This article is from our "Legends of Western Cinema" collector's issue, which can be purchased at HorseBooksEtc.com.
In 1890 the United States Census Bureau declared that the American frontier had come to an end. No longer was there a clear line running north and south separating settled from unsettled; no longer were there any vast stretches of purely unbroken land. At the conclusion of the Civil War, the Great Plains and the Rocky Mountains had more or less been empty of white settlement. But 20 years later, the Census Bureau declared these lands settled. It happened that quickly.
Surely, then—as the Industrial Revolution churned in the great cities of the East Coast and Midwest and as the nation turned from tasks of expansion to tasks of civilization—those few lean years of frontier life in the West were bound to slip from American consciousness. They were destined to be historical asides, the topics of lonely dissertations, nibbles of trivia. Right? Not so. Thirteen years after the frontier was declared settled, the 12-minute motion picture feature The Great Train Robbery (1903) hit movie screens. Often considered the first Western, the film starred actor Justus D. Barnes, who looked every bit the part in a low-crowned slouch hat, a cowpuncher’s thick mustache, and a bandana at his throat. At the movie’s conclusion, he turns his .45 Long Colt at the camera and fires. American culture hasn’t been the same since.
Despite the scant years it took to settle the West, we’ve been making, watching, and loving Westerns for over a century now. From hokey B Westerns and Academy Award-winning masterpieces to trite television oaters and critically acclaimed neo-Westerns, the Western has proved to be one of the most durable, malleable, and effective forms of storytelling our culture has ever produced. You could even claim that the Western is our national art form (sorry, jazz lovers). Yes, we’re throwing a wide loop, but we have this bull by the horns.
First, the Western movie genre offers the principles upon which our nation was founded: hope and possibility. Folks left the old country and came to America for a better life, and Westerns capture that dream. Consider HBO’s hit series Deadwood (2004–2006), in which each of a cast of motley characters, including Wild Bill Hickok and Calamity Jane, drifts into the boomtown of Deadwood, S.D., hoping to remake themselves. Married to this quest of renewal, Westerns also tap into a more ancient—and quintessentially American—theme: the hero. We are a nation hungry for heroes and have produced them in abundance, from Paul Revere to Martin Luther King, Jr. Westerns are thick with heroes. Western protagonists tend to make their own rules, while abiding by noble, self-evident truths. Even revisionist Westerns like Clint Eastwood’s Unforgiven (1992) and Kevin Costner’s Dances with Wolves (1990) feature lonely, truthful heroes who stand up for those they love despite danger, laws, or consequence.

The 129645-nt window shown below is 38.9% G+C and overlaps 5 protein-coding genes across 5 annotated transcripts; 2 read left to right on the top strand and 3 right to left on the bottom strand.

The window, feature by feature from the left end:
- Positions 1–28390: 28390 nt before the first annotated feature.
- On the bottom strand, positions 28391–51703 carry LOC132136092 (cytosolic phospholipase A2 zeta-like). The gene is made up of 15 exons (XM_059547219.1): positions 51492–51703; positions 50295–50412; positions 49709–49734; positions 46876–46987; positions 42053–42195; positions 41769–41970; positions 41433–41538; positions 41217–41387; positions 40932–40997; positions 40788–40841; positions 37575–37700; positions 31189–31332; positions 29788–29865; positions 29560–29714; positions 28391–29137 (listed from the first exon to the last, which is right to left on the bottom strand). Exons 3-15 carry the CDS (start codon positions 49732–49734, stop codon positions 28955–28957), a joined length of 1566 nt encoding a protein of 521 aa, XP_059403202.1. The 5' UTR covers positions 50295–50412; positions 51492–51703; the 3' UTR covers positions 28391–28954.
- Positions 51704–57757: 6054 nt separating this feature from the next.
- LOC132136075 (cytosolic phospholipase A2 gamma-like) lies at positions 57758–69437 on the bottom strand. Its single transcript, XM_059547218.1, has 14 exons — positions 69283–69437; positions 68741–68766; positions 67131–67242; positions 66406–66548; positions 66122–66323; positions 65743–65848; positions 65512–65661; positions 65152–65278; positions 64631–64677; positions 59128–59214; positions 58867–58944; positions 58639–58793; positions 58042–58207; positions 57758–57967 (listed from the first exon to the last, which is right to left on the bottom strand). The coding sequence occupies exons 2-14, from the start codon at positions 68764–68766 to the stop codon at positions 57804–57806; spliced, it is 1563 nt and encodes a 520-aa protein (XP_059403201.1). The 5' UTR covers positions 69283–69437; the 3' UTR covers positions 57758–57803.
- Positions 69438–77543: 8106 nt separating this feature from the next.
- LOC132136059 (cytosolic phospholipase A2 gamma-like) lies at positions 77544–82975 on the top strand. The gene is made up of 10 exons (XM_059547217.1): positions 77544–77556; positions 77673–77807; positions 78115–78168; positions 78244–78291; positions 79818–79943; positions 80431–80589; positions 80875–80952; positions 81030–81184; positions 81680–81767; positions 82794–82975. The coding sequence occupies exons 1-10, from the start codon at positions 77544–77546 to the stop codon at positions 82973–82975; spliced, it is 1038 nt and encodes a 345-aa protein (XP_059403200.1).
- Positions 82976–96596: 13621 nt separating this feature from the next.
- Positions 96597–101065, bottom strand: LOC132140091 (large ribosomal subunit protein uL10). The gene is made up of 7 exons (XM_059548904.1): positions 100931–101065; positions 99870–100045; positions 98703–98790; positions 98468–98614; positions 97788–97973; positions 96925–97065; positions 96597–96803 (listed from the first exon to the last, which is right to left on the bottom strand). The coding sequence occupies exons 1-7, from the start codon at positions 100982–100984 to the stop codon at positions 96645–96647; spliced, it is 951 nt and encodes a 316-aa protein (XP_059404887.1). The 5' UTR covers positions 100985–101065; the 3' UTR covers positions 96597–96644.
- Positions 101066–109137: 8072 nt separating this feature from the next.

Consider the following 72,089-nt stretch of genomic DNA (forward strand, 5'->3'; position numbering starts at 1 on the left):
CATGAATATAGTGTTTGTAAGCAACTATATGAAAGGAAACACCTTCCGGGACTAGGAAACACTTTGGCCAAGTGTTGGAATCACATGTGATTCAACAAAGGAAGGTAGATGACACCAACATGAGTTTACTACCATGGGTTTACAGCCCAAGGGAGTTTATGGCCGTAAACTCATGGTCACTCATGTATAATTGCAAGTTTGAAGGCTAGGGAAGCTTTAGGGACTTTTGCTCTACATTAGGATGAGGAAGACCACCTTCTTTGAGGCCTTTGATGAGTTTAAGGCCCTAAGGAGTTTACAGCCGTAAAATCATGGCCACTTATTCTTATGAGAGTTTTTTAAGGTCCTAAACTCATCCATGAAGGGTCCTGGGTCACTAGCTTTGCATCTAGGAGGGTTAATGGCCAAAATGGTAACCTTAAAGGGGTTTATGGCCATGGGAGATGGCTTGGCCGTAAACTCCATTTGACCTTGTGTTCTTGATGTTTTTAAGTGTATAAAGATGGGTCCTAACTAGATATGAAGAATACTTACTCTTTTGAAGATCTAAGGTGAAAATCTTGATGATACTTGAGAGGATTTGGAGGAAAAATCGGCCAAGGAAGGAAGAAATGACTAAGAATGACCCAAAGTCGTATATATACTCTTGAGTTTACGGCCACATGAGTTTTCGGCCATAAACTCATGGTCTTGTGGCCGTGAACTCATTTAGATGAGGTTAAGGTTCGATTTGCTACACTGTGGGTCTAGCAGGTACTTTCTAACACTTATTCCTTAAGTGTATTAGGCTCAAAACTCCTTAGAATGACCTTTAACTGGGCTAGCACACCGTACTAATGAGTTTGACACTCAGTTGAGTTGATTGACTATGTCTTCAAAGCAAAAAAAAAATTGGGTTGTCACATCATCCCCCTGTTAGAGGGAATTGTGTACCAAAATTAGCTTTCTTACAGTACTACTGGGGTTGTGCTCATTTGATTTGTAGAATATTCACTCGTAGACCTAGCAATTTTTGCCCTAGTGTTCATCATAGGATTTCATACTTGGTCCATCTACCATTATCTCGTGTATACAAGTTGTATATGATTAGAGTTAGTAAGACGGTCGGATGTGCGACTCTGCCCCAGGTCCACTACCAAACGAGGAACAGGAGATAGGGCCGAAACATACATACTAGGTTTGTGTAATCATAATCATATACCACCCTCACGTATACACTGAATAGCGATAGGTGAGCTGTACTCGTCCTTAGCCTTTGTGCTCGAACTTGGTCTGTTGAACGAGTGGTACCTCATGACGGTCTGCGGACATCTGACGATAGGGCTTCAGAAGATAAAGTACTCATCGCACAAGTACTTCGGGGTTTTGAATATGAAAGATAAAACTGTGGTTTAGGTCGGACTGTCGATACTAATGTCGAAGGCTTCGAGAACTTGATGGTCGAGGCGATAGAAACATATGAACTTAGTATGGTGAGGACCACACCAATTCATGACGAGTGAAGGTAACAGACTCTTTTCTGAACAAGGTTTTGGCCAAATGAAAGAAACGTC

Finally, no Western would be complete without glorious cinematography highlighting our Western landscapes. Long sunset shots, mysterious sagebrush plains, and ragged mountains rising in the distance are a staple of the genre. This American land is what we love. It makes us who we are, and the cowboys and Native Americans of the silver screen embody its majesty. Western movies acknowledge and (for the most part) honor the rightful place that land holds in our history and our imagination. I was born in the Bull Mountains of eastern Montana and revere my favorite Westerns—The Three Burials of Melquiades Estrada (2005), The Assassination of Jesse James by the Coward Robert Ford (2007), A River Runs Through It (1992), Butch Cassidy and the Sundance Kid (1969)—for the beauty of the landscapes.
I’m not saying that those hopeful European homesteaders always found the possibilities that they came looking for, or that real-life heroes are uncomplicated, or that we haven’t sometimes loved the land to death. The mythmaking of the Western genre can obscure the hard reality, yet the best Western movies refuse these easy dualities and reckon with grand themes on a grand scale. This then is the reason Westerns have proved so important to our national conversation: Westerns deal in what we know and what we dream.
In Chris Eyre’s contemporary masterpiece Smoke Signals (1998), Thomas Builds-the-Fire and Victor Joseph ask Suzy Song for stories about Arnold Joseph, Victor’s recently deceased father.
“You want lies, or do you want the truth?” she asks.
“I want both,” Thomas answers.
And so do we.
Joe Wilkins is the author of a memoir, The Mountain and the Fathers: Growing up on the Big Dry (Counterpoint, 2012). He teaches writing at Waldorf College in Iowa.